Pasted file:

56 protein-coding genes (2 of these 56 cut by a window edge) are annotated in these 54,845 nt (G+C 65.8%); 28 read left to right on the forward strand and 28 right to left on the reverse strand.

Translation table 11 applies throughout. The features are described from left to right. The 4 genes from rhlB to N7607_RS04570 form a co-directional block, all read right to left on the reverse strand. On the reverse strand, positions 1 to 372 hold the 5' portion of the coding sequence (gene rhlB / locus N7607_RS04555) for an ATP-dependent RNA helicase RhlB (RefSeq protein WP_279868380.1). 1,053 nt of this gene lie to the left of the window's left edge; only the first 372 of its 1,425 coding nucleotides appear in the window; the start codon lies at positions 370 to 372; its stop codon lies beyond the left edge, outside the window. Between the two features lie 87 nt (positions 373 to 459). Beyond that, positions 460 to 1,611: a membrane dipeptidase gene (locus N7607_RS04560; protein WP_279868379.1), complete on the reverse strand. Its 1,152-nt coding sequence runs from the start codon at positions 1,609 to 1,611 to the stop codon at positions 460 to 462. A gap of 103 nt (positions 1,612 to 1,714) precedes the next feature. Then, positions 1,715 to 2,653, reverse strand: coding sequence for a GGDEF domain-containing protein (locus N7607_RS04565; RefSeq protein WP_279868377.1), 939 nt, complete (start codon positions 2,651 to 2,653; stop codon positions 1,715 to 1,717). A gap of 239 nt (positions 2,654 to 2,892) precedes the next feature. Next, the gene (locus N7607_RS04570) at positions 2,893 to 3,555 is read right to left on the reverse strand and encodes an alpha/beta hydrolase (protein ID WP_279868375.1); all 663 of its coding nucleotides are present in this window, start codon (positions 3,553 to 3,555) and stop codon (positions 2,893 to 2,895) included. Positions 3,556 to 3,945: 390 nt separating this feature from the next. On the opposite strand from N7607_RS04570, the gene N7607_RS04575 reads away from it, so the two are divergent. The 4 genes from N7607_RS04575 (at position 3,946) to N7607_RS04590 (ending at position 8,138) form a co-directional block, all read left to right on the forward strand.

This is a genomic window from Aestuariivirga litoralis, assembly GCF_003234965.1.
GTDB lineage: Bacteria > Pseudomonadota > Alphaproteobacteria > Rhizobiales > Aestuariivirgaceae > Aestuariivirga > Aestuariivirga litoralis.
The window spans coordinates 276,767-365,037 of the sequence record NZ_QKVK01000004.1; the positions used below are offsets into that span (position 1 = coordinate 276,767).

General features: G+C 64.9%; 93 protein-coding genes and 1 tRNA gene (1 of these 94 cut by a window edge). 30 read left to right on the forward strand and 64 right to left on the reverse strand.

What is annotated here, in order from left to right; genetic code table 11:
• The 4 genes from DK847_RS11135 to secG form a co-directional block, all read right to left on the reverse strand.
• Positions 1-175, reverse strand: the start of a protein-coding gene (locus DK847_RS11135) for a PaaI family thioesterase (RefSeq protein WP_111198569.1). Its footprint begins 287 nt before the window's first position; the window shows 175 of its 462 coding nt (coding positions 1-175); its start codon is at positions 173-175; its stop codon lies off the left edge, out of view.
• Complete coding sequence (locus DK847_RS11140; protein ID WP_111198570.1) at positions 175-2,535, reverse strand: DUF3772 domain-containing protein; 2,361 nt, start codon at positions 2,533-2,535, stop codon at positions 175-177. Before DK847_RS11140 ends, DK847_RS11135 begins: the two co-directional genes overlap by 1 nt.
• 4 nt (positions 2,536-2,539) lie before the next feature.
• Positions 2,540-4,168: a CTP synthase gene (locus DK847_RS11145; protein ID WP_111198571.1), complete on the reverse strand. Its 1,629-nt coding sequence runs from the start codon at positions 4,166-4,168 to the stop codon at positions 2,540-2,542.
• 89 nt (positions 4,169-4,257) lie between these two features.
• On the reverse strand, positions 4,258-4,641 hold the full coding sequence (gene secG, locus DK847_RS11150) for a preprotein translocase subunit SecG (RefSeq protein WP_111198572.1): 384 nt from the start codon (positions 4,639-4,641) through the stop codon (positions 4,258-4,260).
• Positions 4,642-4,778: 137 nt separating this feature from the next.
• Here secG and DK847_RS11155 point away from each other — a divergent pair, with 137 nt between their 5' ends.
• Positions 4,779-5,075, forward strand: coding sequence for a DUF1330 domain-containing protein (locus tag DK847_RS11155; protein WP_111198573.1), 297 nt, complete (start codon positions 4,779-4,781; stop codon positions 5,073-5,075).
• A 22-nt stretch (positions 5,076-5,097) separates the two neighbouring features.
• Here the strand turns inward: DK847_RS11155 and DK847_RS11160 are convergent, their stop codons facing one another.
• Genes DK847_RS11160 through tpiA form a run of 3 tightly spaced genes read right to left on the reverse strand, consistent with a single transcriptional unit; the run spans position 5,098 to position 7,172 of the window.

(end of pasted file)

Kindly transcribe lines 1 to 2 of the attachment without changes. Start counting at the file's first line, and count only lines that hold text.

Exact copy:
56 protein-coding genes (2 of these 56 cut by a window edge) are annotated in these 54,845 nt (G+C 65.8%); 28 read left to right on the forward strand and 28 right to left on the reverse strand.

Translation table 11 applies throughout. The features are described from left to right. The 4 genes from rhlB to N7607_RS04570 form a co-directional block, all read right to left on the reverse strand. On the reverse strand, positions 1 to 372 hold the 5' portion of the coding sequence (gene rhlB / locus N7607_RS04555) for an ATP-dependent RNA helicase RhlB (RefSeq protein WP_279868380.1). 1,053 nt of this gene lie to the left of the window's left edge; only the first 372 of its 1,425 coding nucleotides appear in the window; the start codon lies at positions 370 to 372; its stop codon lies beyond the left edge, outside the window. Between the two features lie 87 nt (positions 373 to 459). Beyond that, positions 460 to 1,611: a membrane dipeptidase gene (locus N7607_RS04560; protein WP_279868379.1), complete on the reverse strand. Its 1,152-nt coding sequence runs from the start codon at positions 1,609 to 1,611 to the stop codon at positions 460 to 462. A gap of 103 nt (positions 1,612 to 1,714) precedes the next feature. Then, positions 1,715 to 2,653, reverse strand: coding sequence for a GGDEF domain-containing protein (locus N7607_RS04565; RefSeq protein WP_279868377.1), 939 nt, complete (start codon positions 2,651 to 2,653; stop codon positions 1,715 to 1,717). A gap of 239 nt (positions 2,654 to 2,892) precedes the next feature. Next, the gene (locus N7607_RS04570) at positions 2,893 to 3,555 is read right to left on the reverse strand and encodes an alpha/beta hydrolase (protein ID WP_279868375.1); all 663 of its coding nucleotides are present in this window, start codon (positions 3,553 to 3,555) and stop codon (positions 2,893 to 2,895) included. Positions 3,556 to 3,945: 390 nt separating this feature from the next. On the opposite strand from N7607_RS04570, the gene N7607_RS04575 reads away from it, so the two are divergent. The 4 genes from N7607_RS04575 (at position 3,946) to N7607_RS04590 (ending at position 8,138) form a co-directional block, all read left to right on the forward strand.